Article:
Good news - virtually all traditional types of malware declined in the last few months.

Not so good - mainly because hackers are more interested in using your computer to help them mine cryptocurrencies.

It's likely you, or your employer, aren't even aware it's happening. Malware miners latch onto your PC and add its processing power to their efforts to stock up on Monero, ByteCoin, AEON, or any one of a number of the new breed of cryptos which don't need a mining rig the size of a city block to get meaningful returns.

Adding to the attraction is a misguided sense that it just doesn't feel as sinister as someone stealing your banking details or holding your adulterous website membership to ransom.

There's even been recent moves by major media companies offering ad-free services in exchange for your PC's power. Some refer to it as "ethical cryptomining".

But according to the latest quarterly report on cybercrime tactics and techniques by security software provider Malwarebytes, "malicious cryptomining" has come from nowhere in the past few months to now being the second-most popular form of cybercrime, "nipping at the heels" of adware.

miner tables1(Malwarebytes)

Currently, adware still stands as the number one threat for consumers, while spyware is the biggest threat to businesses.

Ransomware - where victims are asked to pay up, usually in bitcoin - is up for businesses by 28 percent, but consumer detections fell, dragging it down to sixth spot overall.

A new development saw GandCrab become the first ransomware to ask victims to pay up in a crypto other than bitcoin.

But why risk jail time by demanding a couple of hundred dollars in bitcoin when you can just mine it, with a little bit of unsolicited help?

While virtually all other malware is on the decline, cryptomining is now the number two threat to consumers and businesses.

Android owners in particular have been targeted, with Malwarebytes finding a 4000 percent increase for the quarter. Mac user detections were lower, but they rose 74 percent in March.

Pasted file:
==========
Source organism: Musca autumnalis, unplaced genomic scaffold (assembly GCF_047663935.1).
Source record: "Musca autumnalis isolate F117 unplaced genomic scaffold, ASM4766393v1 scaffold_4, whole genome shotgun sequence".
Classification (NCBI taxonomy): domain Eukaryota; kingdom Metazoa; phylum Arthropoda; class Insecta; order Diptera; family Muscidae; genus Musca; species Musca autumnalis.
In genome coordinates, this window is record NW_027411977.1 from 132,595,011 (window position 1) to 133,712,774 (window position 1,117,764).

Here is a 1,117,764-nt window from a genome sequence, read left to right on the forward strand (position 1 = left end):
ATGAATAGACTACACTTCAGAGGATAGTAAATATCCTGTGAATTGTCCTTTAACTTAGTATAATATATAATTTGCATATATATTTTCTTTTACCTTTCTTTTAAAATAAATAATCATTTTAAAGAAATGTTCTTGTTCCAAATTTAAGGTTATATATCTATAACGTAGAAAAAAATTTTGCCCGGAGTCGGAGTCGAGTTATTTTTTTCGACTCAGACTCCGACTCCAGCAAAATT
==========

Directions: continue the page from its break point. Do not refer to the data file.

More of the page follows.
"Cryptocurrency mining is such a lucrative business that malware creators and distributors all over the world are drawn to it like moths to a flame," the report said.

"We've seen malicious cryptomining on a grand scale this quarter - on all platforms, devices, operating systems, and in all browsers.

"Macs and mobile devices are not exempt; criminals have even used the cryptocurrency craze for social engineering purposes."

The most popular places for criminals to infect are servers. Windows servers, Oracle servers, and recently Amazon servers have all been infected with cryptocurrency miners.

Infect the server and those using them - notably, Amazon's cloud-based AWS service - could suddenly unwittingly be hosting a miner on their website.

A recent example was found lurking on the LA Times website. And Australian government websites. And websites run by the UK's National Health System, Student Loans Company and Northern Powergrid.

But why target Android users? The computing power is negligible, but Malwarebytes says it's easy to "up the ante" by adding miners to already malicious apps.

A recent version, a miner added to the Loapi Trojan, pushed devices to the point that they "overheated due to the strain on the processor, their batteries bulged, and ultimately, they suffered an untimely end".

That sounds… familiar.

But the biggest player is CoinHive. It's only been truly active since September 2017, when it announced an API that could mine Monero directly from within a web browser.